Since the scope of this blog is sewing and creative projects, I’ll just say this before beginning: we’re well here. I often suffer from anxiety, but by God’s grace, I have been largely calm and peaceful. I’m thankful for many things, not the least of which is good creative work to do in uncertain times. Creative work may seem frivolous and secondary to some, but it can be both a necessary and a wonderful gift. So let’s talk knitting today.
I don’t always put my knitting projects on the blog, since I keep this space largely for sewing, but this project represents a lot of problem solving and (good) hard work, and I want to share it.
So, here was my problem: I have many partial and complete skeins of 14- or 15-year-old wool yarn from Yates Farm in Vermont in a worsted weight that knits up like a bulky. I love this yarn, but I have lots of colors and not many skeins that are the same color. It’s also a slightly scratchy yarn and isn’t great at the neck or ankles although it’s lovely to wear over another shirt. I’ve been pondering just what to do with it for years. Maybe the best way to use it was a colorwork sweater, but it had to be something without a high neck that could use a lot of partial skeins and a lot of different colors. Hm… What could I make?
I had fallen in love with the Strange Brew book by Tin Can Knits and had it in my library.
This book is filled with patterns for colorwork yoke sweaters as well as hats and cowls. Not only does it contain patterns–it tells you how you can design your own sweater or change up the existing patterns. It’s my favorite kind of craft book: projects, inspiration, and reference information. A lot of the design aspects of the book are still a bit beyond me, but after ages of mulling things over, I thought I might take my favorite design, the Marshland Sweater, and modify the colorwork a bit to have some of my favorite elements in it.
I studied what I liked best in the existing pattern and in other colorwork designs and changed up the color charts a bit. Since I don’t have experience designing knitwear, several of my rounds had three colors in them instead of the usual one or two, but I managed ok.
To throw yet another complication in, I needed to be able to knit this sweater at a different gauge since my yarn was knitting up thicker than a standard worsted. In order to figure out gauge, I took the advice in the book and made a hat. I wasn’t worried about it fitting anyone–if it did, it would be a bonus. Instead, I used it as an opportunity to try out some colorwork patterns I had been doodling in a notebook and to see if I could make a fabric that I liked…and what would happen to that fabric if I washed it in the washer and air dried it. In the end, the hat was not really wearable, but it WAS informative.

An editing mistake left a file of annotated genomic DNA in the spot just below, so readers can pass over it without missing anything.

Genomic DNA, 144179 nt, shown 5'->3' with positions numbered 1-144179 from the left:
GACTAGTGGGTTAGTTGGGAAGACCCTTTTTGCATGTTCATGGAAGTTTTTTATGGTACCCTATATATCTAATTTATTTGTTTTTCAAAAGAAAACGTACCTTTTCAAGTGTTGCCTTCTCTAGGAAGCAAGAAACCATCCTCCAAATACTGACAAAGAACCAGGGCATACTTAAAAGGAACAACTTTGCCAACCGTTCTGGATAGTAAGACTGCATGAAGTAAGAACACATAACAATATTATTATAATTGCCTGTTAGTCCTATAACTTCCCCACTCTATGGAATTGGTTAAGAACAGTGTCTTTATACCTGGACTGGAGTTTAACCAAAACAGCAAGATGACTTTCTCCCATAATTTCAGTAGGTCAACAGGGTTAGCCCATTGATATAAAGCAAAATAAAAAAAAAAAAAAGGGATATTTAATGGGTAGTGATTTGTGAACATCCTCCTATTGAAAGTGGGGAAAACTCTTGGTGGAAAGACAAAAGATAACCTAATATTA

From there, I measured my stitches per inch and used the formula on the Tin Can Knits website to figure out how that gauge could be used to knit the Marshland Sweater. I wanted a big, warm, comfortable winter sweater with plenty of ease and length.
Here’s what I ended up doing:
- Yarn: Yates Farm worsted yarn
- Gauge: 14 stitches/4″ with size US 10/6 mm needles in colorwork after machine washing and air drying
- Needles: US 8/5 mm for ribbing, US 9/5.5 mm for plain stockinette sections, US 10/6 mm for colorwork
- Size: Knit a women’s small to end up with a women’s large, checking and adjusting length as necessary
Then, I got knitting! I had one pretty massive mishap where I overlooked a key instruction and knit beyond where the armholes were supposed to be. I knew I would have to rip back quite a bit. And then I realized that I had made another huge mistake–way back an inch from the beginning, I had messed up during the increase rounds, and I would have to rip back almost to the beginning.
The thought of just dropping a match on the thing leapt through my mind.
Instead, I put the sweater down and quit for the night. The next day, when my family was at work and school and I wasn’t so tired, I ripped all the way back to the point where I had made my first mistake.
I had a goal of knitting at least one round a day, and that really made this sweater move. I cast on on December 30, 2019 and, even with my huge mistakes, finished binding off on February 26, 2020. I couldn’t believe it. I’m not a very quick knitter, so this was lightning speed for me.
After that, I just had to block it (which I did in the washing machine using this tutorial) and weave in my millions of ends. It was finished a few days later! And I love it!!!!!
I left the sleeves long to increase the coziness factor and did the same for the overall length of the body. I’m SO HAPPY with how all the colors look together and how it fits. It’s big and warm (but not too warm) and perfect. Theoretically, even if I wash it in the washer and air dry it in the future, there will still be plenty of ease. I haven’t had the guts to try that, so hopefully I’m right.
I have had this yarn for so long and have been at a loss for just what to do with it for so many years. I still have quite a bit, but now I have a good idea of how to use it. As spring seems to be on its way, and I want to get some wear out of this sweater, I have worn it multiple times per week each week since making it. Between wearing this and my newly completed cardigan, I have had a lot of wardrobe repeats, but I am so happy with both of them that it’s a joy.